Letter from the Editor: Talking Art

Art is a conversation. 

Think about it. An artist is an interpreter who understands the language of his/her subject, a dialect not commonly known to the rest of us. We rely on the eye of an artist to tell  us what the subject has to say, be it landscape, wildlife, human form, movement and even history. The artist’s work speaks to us and we respond. The medium doesn’t matter. Whether it is sculpture, painting, photography, architecture, what’s important is the exchange between the artist and viewer. Even the word medium — by one definition: a means of mass communication — implies conversation.

It’s a simple exchange that through centuries has had a powerful effect on humankind. Just to regionalize the point, look to Yellowstone National Park, which, without the interpretation of Thomas Moran’s epic paintings of the natural wonders in Yellowstone, would arguably never have been preserved.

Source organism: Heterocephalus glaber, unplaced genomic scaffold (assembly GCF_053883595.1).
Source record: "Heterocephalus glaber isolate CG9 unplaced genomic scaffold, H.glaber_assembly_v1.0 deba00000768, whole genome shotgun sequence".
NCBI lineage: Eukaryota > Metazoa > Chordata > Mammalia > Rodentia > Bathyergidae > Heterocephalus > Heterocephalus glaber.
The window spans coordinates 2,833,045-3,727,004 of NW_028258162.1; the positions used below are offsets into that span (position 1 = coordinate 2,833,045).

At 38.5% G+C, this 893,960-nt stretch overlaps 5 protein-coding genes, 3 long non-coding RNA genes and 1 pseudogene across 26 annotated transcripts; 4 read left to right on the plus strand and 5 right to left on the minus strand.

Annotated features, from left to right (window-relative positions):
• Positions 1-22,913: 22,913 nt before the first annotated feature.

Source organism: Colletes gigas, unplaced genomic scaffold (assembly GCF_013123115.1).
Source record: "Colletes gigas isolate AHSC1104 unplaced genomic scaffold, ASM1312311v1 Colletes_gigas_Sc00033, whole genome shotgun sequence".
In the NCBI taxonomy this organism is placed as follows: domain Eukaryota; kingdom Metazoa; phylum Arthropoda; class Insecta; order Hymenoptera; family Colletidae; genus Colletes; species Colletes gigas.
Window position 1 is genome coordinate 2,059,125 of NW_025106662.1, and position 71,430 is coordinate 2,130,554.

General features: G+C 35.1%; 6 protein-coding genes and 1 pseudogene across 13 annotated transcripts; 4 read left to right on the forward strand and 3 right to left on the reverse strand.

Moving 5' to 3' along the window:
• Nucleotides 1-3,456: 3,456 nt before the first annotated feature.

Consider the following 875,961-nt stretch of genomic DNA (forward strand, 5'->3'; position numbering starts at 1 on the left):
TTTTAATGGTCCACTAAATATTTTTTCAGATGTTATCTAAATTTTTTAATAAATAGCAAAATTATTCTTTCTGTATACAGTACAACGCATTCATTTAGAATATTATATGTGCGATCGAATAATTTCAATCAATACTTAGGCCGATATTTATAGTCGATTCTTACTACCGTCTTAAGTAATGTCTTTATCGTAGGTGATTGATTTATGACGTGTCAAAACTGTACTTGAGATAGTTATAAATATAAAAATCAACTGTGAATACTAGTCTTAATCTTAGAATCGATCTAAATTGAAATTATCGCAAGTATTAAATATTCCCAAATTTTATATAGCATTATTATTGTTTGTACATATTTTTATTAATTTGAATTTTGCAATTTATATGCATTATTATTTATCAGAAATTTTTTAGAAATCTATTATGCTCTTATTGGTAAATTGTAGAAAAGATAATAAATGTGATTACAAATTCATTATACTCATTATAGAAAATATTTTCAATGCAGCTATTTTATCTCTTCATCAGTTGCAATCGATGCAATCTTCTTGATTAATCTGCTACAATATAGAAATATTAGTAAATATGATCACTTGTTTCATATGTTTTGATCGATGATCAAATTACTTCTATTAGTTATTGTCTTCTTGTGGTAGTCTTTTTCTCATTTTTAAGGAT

In this annual Arts issue, we bring you stories that range from conservation initiatives to Montana’s first sculpture park. Our writer’s give you a tour of the artists’ process in Open Space: Park County Studio Tours and of Scott Christensen’s studio, while our photo essay, Under the Big Top, artfully captures the nostalgia of the circus. Painter Dwayne Harty displays his heart in wildlife paintings composed on his expeditions from Yellowstone to Yukon and in Rethinking Indian Art the Missoula Art Museum’s collection of Contemporary American Indian works sparks recognition of how Native culture continues to evolve in the 21st century.

Each year BSJ devotes an entire issue to the arts in the Northern Rockies, because artists offer us a new perspective to daily life. We hope you’ll stop to listen and look at how they interpret the world around us and continue the conversation.

Seabring Davis

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